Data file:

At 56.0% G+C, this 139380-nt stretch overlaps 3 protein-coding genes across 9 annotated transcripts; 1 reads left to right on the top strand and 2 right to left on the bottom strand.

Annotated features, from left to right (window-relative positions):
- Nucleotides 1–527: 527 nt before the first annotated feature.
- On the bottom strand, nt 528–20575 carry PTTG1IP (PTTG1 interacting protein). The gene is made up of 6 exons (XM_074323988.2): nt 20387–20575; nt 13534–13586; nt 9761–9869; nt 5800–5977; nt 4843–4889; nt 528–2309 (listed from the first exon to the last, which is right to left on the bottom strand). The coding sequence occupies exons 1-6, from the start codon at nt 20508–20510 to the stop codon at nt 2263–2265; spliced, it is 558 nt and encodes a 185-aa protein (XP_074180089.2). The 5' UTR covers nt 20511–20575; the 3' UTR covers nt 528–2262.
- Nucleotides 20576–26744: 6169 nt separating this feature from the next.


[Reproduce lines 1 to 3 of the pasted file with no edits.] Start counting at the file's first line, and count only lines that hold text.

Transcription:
At 56.0% G+C, this 139380-nt stretch overlaps 3 protein-coding genes across 9 annotated transcripts; 1 reads left to right on the top strand and 2 right to left on the bottom strand.

Annotated features, from left to right (window-relative positions):
- Nucleotides 1–527: 527 nt before the first annotated feature.